Valentine Poem: "A Birthday" by Christina Georgina Rossetti

A precocious poet and devout Anglican, Christina Georgina Rossetti (1830-1894) refused two suitors, apparently for their lack of religious compatibility. She composed "A Birthday" in 1857 and published it in 1861; no record exists to say if the inspiration was ethereal or mammal.  Interpret it as you like. Rossetti's brother, Dante Gabriel Rossetti, was a founder of the Pre-Raphaelite Brotherhood, a group which promoted poetry and painting, and which included one of Rossetti's ultimately unsuccessful suitors, James Collins.  Dante illustrated Christina's first poetry publication, Goblin Market, a tale for children ripe with adult interpretations.  Rossetti was the model for her brother's inaugual Pre-Raphaelite painting of "The Girlhood of Mary Virgin." She was also painted by Collins during their temporary engagement.  As her health declined, she settled down to a quieter life with her mother. (Some 21st-century poems for mom available here.)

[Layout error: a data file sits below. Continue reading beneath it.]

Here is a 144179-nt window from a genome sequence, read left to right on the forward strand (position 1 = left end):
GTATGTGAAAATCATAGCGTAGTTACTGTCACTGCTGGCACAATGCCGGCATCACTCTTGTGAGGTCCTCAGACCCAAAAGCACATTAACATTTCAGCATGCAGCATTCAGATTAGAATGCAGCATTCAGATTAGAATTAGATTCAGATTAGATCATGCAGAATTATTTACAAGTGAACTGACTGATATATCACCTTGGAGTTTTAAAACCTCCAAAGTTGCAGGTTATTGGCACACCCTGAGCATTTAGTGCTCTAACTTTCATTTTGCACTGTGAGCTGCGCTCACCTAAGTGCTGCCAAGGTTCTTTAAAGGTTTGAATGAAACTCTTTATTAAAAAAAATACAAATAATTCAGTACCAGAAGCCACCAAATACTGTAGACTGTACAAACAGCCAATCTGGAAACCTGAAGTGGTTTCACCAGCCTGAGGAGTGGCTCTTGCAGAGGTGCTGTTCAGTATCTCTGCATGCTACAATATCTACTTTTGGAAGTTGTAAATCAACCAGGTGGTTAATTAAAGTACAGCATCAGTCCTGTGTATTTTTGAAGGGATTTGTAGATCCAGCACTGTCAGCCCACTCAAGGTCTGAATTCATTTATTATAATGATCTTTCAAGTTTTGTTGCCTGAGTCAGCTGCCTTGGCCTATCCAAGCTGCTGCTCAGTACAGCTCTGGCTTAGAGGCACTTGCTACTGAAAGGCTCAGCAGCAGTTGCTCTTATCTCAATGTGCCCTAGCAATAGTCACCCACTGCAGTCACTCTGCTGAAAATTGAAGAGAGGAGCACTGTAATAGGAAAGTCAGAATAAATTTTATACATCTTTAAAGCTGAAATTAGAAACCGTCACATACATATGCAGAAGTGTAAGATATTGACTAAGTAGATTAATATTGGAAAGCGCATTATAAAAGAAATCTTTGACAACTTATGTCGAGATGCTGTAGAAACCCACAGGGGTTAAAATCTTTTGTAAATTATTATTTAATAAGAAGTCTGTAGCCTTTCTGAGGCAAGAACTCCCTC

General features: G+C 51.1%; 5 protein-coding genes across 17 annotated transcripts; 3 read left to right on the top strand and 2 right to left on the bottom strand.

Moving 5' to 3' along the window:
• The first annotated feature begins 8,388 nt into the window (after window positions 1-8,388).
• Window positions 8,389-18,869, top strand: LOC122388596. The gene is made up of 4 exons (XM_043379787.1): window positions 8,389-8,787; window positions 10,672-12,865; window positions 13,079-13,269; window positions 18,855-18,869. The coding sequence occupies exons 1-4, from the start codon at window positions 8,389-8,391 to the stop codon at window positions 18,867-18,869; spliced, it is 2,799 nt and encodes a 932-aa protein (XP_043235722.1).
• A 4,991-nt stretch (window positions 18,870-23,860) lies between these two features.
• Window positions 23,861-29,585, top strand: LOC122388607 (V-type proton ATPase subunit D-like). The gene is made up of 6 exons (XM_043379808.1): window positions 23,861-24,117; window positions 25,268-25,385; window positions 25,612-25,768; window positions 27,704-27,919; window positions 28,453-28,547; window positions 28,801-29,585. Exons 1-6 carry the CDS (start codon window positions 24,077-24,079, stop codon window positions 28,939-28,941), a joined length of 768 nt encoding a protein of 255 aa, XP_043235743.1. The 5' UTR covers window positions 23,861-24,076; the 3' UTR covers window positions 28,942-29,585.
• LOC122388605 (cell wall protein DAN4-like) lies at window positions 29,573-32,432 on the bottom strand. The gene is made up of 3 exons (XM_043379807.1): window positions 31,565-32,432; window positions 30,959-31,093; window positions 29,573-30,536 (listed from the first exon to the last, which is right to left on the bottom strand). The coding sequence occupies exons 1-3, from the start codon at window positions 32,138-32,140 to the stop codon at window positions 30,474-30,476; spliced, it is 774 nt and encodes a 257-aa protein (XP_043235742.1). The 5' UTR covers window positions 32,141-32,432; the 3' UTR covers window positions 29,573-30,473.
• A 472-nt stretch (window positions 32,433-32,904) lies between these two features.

(Archaic vocab: "vair" is a variegated type of squirrel fur, popular as a trim for heraldic robes in the Middle Ages.)

A Birthday
by Christina Georgina Rossetti

My heart is like a singing bird
Whose nest is in a watered shoot;
My heart is like an apple-tree
Whose boughs are bent with thickset fruit;
My heart is like a rainbow shell
That paddles in a halcyon sea;
My heart is gladder than all these,
Because my love is come to me.

Raise me a dais of silk and down;
Hand it with vair and purple dyes;
Carve it in doves and pomegranates,
And peacocks with a hundred eyes;
Work it in gold and silver grapes,
In leaves and silver fleurs-de-lys;
Because the birthday of my life
Is come, my love is come to me.


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